The relevance of stakeholder theory and social capital theory in the context of CSR in SMEs: an Australian perspective
Sen, S & Cowley, J 2014, 'The relevance of stakeholder theory and social capital theory in the context of CSR in SMEs: an Australian perspective', Journal of Business Ethics, vol. 118, no. 2, pp. 413-427.
Published version available from:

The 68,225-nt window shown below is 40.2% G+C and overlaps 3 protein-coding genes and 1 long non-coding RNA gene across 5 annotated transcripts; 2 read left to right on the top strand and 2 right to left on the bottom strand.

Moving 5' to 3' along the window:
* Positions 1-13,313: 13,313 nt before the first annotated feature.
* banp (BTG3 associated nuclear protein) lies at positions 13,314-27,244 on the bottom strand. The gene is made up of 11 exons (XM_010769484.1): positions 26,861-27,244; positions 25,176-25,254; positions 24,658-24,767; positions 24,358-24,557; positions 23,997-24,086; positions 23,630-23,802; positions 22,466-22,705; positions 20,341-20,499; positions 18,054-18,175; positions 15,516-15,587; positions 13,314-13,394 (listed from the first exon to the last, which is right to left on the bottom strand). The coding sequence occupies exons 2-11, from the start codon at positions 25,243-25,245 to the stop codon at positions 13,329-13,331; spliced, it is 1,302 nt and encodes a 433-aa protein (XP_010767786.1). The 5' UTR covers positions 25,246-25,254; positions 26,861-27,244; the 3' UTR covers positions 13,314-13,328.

The concept of business responsibility, usually termed as corporate social responsibility (CSR), originated in the early 1930s after the Wall Street crash of 1929 exposed corporate irresponsibility in large organisations. The understanding of CSR has evolved since then and its scope has now broadened from mere compliance to corporate laws to active alignment of internal business goals with externally set societal aspirations. Unfortunately, the significance of this multidimensional concept within the small and medium enterprise (SME) sector has continued to be overshadowed by its application in large and multinational organisations. More importantly, this has led to the practice of judging SMEs, which are experiencing increasing pressure to engage in social activities, as if they are no different from their larger counterparts. This study therefore investigates CSR from the perspective of SMEs in Australia without any theoretical presumptions and then comments on the relevance and applicability of the two theories that have been commonly used to investigate business responsibility, namely, stakeholder theory (ST) and social capital theory (SCT). The research findings indicate that CSR within the SME sector is more aligned to the fundamentals of SCT, mainly owing to the unique resource and survival challenges that they face, and which are, arguably, not so pronounced in large organisations.